Expert Advice on Contaminated Gear Hazards and Cleaning

Haley Jorgensen interviews experts who report on how contaminated gear exposes firefighters to potentially life-threatening chemicals, biological agents and particulates and can even pass on contaminants to the public.


Firefighters are already exposed to so much,” says chemical engineer Jeffrey Stull, “why would they want to increase exposure by wearing contaminated clothing?” The truth is sobering. Contaminated protective gear exposes firefighters to potentially life-threatening chemicals, biological agents...


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Firefighters are already exposed to so much,” says chemical engineer Jeffrey Stull, “why would they want to increase exposure by wearing contaminated clothing?” The truth is sobering. Contaminated protective gear exposes firefighters to potentially life-threatening chemicals, biological agents and particulate matter, he says. If not dealt with properly, soiled protective gear can also pass on contaminants to the public at large.

Stull, president of International Personnel Protection Inc., has authored more than 100 articles, chapters and guides on the subject. Former head of the U.S. Coast Guard’s Hazardous Chemical Personnel Protection Project, Stull assisted the National Fire Protection Agency (NFPA) with development of NFPA 1851, a standard on the selection, care and maintenance of structural fire fighting protective ensembles. He is also the lead U.S. delegate for International Standards Organization Technical Committee 94/Subcommittee 13 on Protective Clothing.

The key to limiting a firefighter’s exposure to such hazards is proper decontamination of soiled gear, which after a fire, car accident or similar event can be laden with life-threatening chemicals, blood, body fluids or particulate matter.

Today’s structural fires involve a growing diversity of chemicals produced from burned roofs, insulation, carpets and paints, according to Stull, including inorganic and organic gasses like nitrogen dioxide and benzene; acid gases such as hydrochloric acid, sulfuric acid and nitric acid; chlorinated compounds like vinyl chloride; hydrocarbons; polynuclear aromatic compounds; and metals such as cadmium and chromium. Contact with these chemicals can permeate into the fibers of protective fabrics and penetrate, or pass through fabric pores. “Chemicals that get into the clothing from either means can directly contact the wearer’s skin,” he adds.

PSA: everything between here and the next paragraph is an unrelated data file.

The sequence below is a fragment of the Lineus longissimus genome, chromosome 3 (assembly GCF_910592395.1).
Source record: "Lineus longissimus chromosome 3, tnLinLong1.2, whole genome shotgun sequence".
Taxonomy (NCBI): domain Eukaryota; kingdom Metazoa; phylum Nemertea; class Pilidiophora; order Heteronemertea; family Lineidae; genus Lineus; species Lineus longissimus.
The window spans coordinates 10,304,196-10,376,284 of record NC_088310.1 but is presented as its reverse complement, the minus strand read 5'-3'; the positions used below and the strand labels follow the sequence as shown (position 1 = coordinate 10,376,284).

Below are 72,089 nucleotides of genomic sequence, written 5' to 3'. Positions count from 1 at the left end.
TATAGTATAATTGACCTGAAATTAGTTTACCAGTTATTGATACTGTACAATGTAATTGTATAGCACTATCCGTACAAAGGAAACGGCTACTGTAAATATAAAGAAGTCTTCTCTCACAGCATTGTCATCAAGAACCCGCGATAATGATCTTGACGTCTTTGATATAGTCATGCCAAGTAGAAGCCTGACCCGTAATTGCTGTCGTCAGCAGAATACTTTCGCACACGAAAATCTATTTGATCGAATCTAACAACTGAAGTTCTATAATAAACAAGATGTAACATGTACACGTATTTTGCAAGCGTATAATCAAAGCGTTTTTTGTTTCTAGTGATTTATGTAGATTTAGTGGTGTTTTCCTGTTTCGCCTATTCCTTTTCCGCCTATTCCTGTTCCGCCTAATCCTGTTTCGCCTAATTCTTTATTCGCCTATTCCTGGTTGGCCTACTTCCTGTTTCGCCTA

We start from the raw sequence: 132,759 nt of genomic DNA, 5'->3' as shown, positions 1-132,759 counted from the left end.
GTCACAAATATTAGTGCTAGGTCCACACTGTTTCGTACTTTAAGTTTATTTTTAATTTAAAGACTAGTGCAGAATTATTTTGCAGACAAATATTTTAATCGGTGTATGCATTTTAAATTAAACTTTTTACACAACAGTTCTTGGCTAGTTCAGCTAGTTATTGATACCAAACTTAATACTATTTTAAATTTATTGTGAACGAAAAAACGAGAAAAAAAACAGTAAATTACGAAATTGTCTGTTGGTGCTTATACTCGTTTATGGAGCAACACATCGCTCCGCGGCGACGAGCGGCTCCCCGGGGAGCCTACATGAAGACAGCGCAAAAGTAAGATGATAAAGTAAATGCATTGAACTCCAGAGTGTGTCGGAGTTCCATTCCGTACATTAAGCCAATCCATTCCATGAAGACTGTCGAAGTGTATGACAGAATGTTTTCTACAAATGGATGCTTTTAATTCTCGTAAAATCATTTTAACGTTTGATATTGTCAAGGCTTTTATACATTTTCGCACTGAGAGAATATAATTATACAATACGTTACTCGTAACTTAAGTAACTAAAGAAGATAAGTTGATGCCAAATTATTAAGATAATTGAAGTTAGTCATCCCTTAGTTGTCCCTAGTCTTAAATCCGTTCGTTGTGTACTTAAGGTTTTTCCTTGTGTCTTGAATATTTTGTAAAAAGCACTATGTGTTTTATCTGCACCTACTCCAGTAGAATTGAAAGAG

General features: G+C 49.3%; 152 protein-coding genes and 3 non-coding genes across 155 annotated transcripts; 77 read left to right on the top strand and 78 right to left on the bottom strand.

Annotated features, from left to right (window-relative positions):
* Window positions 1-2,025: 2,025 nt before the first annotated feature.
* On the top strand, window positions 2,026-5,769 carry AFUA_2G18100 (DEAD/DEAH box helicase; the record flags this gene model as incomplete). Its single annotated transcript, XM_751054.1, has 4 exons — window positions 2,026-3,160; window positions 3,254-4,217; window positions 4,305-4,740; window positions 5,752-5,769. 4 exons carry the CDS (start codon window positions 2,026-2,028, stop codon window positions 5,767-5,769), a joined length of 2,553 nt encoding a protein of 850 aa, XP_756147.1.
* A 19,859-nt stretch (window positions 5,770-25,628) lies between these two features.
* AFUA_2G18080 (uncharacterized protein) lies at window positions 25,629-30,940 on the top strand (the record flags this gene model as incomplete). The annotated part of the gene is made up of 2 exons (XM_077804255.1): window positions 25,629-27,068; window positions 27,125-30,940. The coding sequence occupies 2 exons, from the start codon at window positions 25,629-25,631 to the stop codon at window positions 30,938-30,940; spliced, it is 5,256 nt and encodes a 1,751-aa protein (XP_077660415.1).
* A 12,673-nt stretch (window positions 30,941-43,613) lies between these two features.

In recent years, biological agents have become a growing concern for emergency responders, including firefighters, who come in contact with blood or body fluids. Among the most dangerous, according to Stull, are hepatitis B and C viruses and the human immunodeficiency virus (HIV) or AIDS virus. The risk is real, he maintains, since “even minute droplets of blood are capable of carrying thousands of viruses.” Most protective clothing, he warns, readily absorbs blood, particularly after it has been worn for some time.

But it’s the particulates – ash, soot and solid matter – that cause gear to appear dirty. “Soot is little pieces of carbon that adsorb, or collect in condensed form, every hazardous chemical that comes out of a fire,” says Stull. “They’re magnets for chemicals.” Potentially harmful lead dust and asbestos are other examples of particulates that can cling to gear.

And, as more and more particles attach to protective gear and chemicals remain on clothing, that gear gradually loses its effectiveness – putting firefighters at increased risk. The apparel that’s designed to protect may then facilitate a dangerous event. “Soiled gear can reflect less radiant heat, become more flammable and even conduct electricity,” maintains Stull. “Dirty gear doesn’t protect as well as clean gear.”

Every day, firefighters are faced with properly decontaminating gear, so as not to expose themselves or others. That’s why the NFPA provides a set of guidelines for cleaning protective apparel – based in part on scientific studies – including one conducted by Stull for the U.S. Fire Administration. In it, he evaluated a variety of cleaning methods and their effects on decontamination and protective apparel integrity.

“Getting the right mix of water temperature, chemicals and rinses is critical to cleaning gear and protecting it from damage,” says Stull, who recommends departments wash gear in an industrial, front-load washer-extractor with high programmability. Agitating apparel using a home-style, top-load washer “creates wear and damages clothing over the long term,” Stull warns.

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